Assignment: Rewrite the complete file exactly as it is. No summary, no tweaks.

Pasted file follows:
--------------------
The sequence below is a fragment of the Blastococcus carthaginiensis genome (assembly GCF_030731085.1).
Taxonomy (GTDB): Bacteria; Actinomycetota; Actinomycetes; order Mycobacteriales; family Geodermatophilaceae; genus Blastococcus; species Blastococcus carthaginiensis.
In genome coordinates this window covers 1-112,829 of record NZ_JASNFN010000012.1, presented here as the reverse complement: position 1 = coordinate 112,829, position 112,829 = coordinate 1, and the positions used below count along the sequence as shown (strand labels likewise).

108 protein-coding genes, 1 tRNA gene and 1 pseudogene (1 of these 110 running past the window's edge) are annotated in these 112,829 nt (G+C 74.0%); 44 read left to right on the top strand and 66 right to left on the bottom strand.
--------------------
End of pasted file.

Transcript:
The sequence below is a fragment of the Blastococcus carthaginiensis genome (assembly GCF_030731085.1).
Taxonomy (GTDB): Bacteria; Actinomycetota; Actinomycetes; order Mycobacteriales; family Geodermatophilaceae; genus Blastococcus; species Blastococcus carthaginiensis.
In genome coordinates this window covers 1-112,829 of record NZ_JASNFN010000012.1, presented here as the reverse complement: position 1 = coordinate 112,829, position 112,829 = coordinate 1, and the positions used below count along the sequence as shown (strand labels likewise).

108 protein-coding genes, 1 tRNA gene and 1 pseudogene (1 of these 110 running past the window's edge) are annotated in these 112,829 nt (G+C 74.0%); 44 read left to right on the top strand and 66 right to left on the bottom strand.